'Hands Across the Divide' sculpture in Derry City, Northern Ireland
Meeting point: the Hands Across the Divide monument in Londonderry, designated the UK's first City of Culture. David Cameron, the prime minister, chose Northern Ireland as the summit's location to help revive its flagging local economy

In many ways it is something of a surprise that the G8 is still meeting. It was formed in the 1970s, and its membership reflects that era. The eight nations that meet in Northern Ireland this month are the ones that comprised the advanced, industrialised economies 40 years ago – plus Russia, which was added to the group in the 1990s as a consolation prize for losing the cold war.

Following the financial crisis of 2008, it seemed suddenly apparent that the G8 was no longer an adequate steering group for the world economy. Globalisation had transformed the world, and a wider group had to be represented at the table.

The first summit of the G20 was convened in Washington in the aftermath of the collapse of Lehman Brothers in 2008. This larger group included the biggest emerging economies – such as China, India and Brazil. It was the G20 that, at a London summit in 2009, agreed on emergency measures to reflate the world economy.

At its next meeting in Pittsburgh, the assembled leaders let it be known the old G8 would be folded into the bigger organisation. Gordon Brown, then Britain’s prime minister, said: “The old system of international economic co-operation is over. The new system, as of today, has begun.”

And yet, almost four years later, Mr Brown’s successor, David Cameron, is hosting a G8 summit. So what explains the surprising resilience of a group that was dubbed an anachronism just a few years ago?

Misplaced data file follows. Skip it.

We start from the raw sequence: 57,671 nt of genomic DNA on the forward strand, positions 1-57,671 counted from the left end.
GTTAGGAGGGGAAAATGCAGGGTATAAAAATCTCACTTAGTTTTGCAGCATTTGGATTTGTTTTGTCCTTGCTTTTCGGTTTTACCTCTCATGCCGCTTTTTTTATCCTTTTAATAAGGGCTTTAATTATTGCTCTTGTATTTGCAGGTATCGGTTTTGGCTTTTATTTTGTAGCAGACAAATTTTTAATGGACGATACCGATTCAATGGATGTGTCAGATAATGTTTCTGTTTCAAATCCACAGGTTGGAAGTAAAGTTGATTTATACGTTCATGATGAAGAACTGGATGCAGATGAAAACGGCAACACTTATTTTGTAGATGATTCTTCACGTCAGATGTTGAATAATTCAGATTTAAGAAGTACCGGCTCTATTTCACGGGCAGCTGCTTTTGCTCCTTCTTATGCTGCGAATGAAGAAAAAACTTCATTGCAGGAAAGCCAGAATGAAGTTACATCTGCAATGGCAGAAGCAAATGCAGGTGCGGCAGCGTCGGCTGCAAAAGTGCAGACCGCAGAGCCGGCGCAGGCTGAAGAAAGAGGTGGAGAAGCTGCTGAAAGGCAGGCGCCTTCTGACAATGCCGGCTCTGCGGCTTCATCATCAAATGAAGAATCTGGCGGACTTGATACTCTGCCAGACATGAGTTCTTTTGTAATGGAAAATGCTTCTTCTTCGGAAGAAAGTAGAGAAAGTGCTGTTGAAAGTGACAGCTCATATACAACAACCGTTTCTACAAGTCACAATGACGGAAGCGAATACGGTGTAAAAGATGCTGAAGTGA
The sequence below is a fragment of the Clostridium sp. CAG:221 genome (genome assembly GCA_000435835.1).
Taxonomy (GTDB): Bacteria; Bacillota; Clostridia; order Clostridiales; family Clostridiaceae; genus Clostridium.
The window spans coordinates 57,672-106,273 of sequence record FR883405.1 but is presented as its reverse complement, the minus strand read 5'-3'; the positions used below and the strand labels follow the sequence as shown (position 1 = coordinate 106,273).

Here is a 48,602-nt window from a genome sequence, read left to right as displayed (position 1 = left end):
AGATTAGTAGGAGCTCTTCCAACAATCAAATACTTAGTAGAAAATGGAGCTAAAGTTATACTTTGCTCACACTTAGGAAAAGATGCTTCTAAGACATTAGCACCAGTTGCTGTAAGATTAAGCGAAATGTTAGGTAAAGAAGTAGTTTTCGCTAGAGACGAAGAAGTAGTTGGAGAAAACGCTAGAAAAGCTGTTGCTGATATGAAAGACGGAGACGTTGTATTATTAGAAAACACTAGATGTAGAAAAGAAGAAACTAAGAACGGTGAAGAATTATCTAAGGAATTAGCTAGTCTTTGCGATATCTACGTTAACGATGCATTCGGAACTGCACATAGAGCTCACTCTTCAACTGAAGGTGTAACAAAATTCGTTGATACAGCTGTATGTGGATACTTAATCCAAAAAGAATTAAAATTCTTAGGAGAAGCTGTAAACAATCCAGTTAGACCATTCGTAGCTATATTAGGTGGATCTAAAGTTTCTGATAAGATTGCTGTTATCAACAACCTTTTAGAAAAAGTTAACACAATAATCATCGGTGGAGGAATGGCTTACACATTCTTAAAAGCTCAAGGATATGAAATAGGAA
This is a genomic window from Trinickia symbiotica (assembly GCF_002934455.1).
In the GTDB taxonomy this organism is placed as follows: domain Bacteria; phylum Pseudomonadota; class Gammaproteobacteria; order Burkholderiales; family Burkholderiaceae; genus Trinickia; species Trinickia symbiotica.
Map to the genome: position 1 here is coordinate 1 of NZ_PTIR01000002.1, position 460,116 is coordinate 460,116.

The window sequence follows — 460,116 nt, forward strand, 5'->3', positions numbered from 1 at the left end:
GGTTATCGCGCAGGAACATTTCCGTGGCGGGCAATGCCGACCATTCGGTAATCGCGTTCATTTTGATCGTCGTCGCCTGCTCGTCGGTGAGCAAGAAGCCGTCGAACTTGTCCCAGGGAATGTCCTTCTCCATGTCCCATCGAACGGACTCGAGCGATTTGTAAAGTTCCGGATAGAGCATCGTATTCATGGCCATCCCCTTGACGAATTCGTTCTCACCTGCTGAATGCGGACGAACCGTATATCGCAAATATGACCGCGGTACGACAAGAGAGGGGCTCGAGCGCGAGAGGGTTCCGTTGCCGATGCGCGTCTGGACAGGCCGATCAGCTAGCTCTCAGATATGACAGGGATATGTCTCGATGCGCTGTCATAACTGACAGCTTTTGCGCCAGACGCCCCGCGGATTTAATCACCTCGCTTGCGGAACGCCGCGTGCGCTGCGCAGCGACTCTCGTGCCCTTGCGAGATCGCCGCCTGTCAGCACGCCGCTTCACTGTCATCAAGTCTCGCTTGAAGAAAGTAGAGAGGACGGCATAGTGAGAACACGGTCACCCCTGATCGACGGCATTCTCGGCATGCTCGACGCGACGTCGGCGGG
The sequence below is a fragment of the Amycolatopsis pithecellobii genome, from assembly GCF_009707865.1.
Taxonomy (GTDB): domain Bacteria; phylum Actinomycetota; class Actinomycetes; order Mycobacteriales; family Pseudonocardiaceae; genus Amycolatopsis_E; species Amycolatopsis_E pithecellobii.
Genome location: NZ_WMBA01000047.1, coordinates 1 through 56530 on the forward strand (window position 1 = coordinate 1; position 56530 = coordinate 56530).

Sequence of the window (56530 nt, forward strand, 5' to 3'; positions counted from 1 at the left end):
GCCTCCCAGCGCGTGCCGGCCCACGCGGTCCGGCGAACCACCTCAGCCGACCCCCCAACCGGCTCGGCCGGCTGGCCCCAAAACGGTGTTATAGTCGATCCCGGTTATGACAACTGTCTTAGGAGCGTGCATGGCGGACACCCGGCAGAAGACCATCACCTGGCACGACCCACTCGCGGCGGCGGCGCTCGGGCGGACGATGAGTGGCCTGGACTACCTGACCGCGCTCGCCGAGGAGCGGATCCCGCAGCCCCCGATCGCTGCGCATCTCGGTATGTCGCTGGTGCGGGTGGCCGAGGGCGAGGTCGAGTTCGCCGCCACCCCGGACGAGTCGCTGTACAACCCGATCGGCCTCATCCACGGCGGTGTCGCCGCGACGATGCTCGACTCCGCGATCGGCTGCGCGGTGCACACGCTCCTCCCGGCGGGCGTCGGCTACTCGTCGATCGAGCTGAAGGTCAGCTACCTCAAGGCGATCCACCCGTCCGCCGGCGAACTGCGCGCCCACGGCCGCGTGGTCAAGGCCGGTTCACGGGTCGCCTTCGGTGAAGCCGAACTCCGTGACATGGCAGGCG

Institutional inertia doubtless plays a part. Formally scrapping the G8 would have involved offending some of the smaller members – such as Canada and Italy – who cherish their membership of this elite club. But world leaders have crowded diaries and they try to avoid pointless meetings, so inertia alone is not a sufficient explanation.

The real reasons for the G8’s survival lie elsewhere. The first and most important is the rediscovery of the notion of “the west”.

The group of countries that are meeting in the UK no longer include all of the world’s largest economies. But, with the exception of Russia, they share high living standards and a commitment to liberal democracy.

They are a more coherent group than the G20 – which includes nations with very high levels of poverty, such as India, as well as autocracies, such as China and Saudi Arabia.

Faced with high unemployment in both Europe and the US – as well as the long stagnation of Japan – the G8 nations are looking for fresh ways to stimulate their economies.

As a result, there is talk of negotiating big, new regional trade agreements. The US and the EU have begun talks on forming a transatlantic free-trade area. Meanwhile, the US is exploring the formation of a Trans-Pacific Partnership to free up trade, and has persuaded Japan to take part in the talks.

These initiatives reflect the fact that the energy has gone out of the Doha round of trade talks, conducted under the auspices of the World Trade Organisation.

US and European politicians also feel that their electorates might be more receptive to new trade deals between rich nations than they are to opening their markets to countries with much lower wage levels.

The “rise of the rest”, in other words, the big emerging economies of Asia and Latin America, has also reminded western nations that they can no longer take their domination of the world’s economy for granted.

That has also increased the incentives for the G8 nations to press ahead with an EU-US trade deal.

As one German diplomat explains: “Even the US is no longer large enough to shape global norms on its own. The EU cannot do it alone either.

“Together the EU and the US would still form a large enough trade bloc to shape the global trading and regulatory environment.

“But this situation will not last forever. This may be the west’s last chance, and we should seize it.”